The Italian house on Friday filed suit against Steve Madden in Georgia federal court, accusing the shoe and accessories brand of infringing on two copyrights covering its double purse design and a strap with embroidered butterflies meant to be interchangeable with its popular “Rockstud” tote.
Valentino showed images of the Steve Madden designs at issue in its complaint. One photo is of a leather tote purse Steve Madden sold for $138 with the same overall shape and design elements, including metal and colored studs and a tribal-inspired stripe, as a style of in Valentino’s “Rockstud” collection. The extra strap retailing for $30 is also nearly identical to a Valentino design, save for different colored hardware.
Valentino’s “Rockstud” accessories, including bags and shoes, have been wildly popular since hitting the street style scene in 2014, when Maria Grazia Chiuri was still at the design helm with Pierpaolo Piccioli. Chiuri is now leading design at Dior and Piccoli is flying solo at Valentino.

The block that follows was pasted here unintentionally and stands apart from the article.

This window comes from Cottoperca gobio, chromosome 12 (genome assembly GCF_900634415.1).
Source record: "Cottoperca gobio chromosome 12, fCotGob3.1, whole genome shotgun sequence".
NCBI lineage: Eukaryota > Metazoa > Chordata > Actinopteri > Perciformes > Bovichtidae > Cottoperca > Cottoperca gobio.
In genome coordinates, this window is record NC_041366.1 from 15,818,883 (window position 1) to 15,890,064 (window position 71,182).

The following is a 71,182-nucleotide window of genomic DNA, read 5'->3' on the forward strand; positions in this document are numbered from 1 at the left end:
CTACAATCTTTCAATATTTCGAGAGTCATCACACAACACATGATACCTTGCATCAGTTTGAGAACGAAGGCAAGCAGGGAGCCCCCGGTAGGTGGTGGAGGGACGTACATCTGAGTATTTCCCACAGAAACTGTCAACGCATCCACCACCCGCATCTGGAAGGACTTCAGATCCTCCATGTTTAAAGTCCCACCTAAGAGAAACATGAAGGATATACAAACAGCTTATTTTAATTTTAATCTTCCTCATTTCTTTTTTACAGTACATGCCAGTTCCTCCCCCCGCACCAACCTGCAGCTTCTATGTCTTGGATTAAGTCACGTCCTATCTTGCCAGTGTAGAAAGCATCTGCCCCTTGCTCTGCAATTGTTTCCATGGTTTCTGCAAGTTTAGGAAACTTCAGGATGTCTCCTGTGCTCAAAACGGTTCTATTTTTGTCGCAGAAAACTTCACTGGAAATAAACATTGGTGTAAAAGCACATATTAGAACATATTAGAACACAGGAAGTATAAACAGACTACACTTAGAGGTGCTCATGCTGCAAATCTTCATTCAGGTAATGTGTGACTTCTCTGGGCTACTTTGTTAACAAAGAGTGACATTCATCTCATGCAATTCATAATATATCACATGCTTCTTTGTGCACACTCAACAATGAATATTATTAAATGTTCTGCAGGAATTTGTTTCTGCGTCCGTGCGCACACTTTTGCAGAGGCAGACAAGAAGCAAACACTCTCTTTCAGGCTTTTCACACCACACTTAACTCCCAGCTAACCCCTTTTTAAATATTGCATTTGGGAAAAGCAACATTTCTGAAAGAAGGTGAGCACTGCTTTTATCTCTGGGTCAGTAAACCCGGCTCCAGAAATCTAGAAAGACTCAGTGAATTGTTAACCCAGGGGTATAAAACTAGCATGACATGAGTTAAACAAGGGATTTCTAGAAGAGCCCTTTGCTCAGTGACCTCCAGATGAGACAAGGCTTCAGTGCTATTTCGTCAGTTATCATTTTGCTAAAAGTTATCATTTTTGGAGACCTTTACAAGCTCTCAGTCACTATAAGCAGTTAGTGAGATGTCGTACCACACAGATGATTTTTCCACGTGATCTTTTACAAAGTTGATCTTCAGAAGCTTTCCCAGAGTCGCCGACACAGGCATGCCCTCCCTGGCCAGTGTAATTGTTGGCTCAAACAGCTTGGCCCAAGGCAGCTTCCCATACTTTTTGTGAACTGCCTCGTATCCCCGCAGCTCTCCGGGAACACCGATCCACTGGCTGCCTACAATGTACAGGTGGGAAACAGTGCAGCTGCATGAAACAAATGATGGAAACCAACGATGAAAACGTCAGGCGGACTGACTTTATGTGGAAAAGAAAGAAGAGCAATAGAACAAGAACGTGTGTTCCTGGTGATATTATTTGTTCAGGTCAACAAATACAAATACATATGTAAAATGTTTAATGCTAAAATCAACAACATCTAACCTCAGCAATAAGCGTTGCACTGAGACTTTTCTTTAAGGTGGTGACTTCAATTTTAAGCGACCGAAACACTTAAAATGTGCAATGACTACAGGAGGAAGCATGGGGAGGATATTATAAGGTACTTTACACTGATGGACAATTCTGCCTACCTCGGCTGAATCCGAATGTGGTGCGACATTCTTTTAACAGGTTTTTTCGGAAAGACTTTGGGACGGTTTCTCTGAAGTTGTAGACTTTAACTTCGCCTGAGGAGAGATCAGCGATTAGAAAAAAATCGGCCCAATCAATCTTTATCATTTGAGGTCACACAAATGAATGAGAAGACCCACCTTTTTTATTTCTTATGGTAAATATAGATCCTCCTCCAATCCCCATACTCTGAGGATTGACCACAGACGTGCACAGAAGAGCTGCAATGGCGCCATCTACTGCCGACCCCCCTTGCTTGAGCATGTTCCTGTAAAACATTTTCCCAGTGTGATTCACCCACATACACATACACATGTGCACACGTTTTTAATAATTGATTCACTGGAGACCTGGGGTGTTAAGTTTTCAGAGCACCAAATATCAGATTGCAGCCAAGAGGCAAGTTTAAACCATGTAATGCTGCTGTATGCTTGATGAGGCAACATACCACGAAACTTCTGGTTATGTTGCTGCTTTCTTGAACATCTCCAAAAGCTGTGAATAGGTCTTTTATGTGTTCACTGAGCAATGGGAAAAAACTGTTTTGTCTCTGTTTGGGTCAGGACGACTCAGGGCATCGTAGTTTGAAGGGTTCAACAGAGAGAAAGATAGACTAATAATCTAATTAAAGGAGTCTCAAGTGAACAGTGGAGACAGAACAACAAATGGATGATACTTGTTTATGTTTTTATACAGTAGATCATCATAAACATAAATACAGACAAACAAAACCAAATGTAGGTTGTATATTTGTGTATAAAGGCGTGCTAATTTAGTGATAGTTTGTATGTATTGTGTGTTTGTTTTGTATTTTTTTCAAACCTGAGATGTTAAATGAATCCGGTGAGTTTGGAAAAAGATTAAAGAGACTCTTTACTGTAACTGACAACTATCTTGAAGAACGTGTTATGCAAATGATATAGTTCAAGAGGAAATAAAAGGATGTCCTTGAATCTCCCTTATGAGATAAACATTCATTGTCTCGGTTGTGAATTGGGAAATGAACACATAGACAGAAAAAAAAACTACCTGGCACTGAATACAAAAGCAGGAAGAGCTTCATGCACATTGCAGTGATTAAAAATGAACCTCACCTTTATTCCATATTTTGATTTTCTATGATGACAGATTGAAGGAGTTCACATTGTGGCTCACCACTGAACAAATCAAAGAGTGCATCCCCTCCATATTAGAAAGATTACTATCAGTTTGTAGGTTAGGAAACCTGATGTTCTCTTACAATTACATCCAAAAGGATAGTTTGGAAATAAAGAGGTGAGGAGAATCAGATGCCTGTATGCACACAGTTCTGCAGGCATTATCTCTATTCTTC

The Valentino tote style allegedly being knocked off by Steve Madden retails online for between roughly $2,500 and $3,500, depending on the size and style, and the “Camubutterfly” strap for $1,045.
By using Valentino’s copyrighted designs, the house claims Steve Madden has violated its “exclusive rights.”
Moreover, Valentino claims that Steve Madden “used the double purse design and Camubutterfly strap design with full knowledge of Valentino’s interests” and said discovery is likely to show the alleged infringement has been “willful and intentional, in disregard of and with indifference to the rights of Valentino.”
With that, the house asked that it be awarded unspecified damages for each infringing item, along with any profits realized from the sale of the products at issue.
A Steve Madden spokesman declined to comment on the allegations, saying the company had yet to be served with the lawsuit.
This isn’t the first time the brand has been accused of using copyrighted designs for its own gain.
Steve Madden is fighting it out in California court with Dr. Martens over the English shoe company’s popular boot. While Dr. Martens claims a Steve Madden lace-up boot copies its trade tress and sole designs, the New York brand argued last month that the designs are too “generic” to be protected.
Less than a year ago, Italian luxury footwear firm Aquazzura Italia Srl accused the brand of trade dress infringement over three shoe designs. The parties are in ongoing settlement talks, according to court records.
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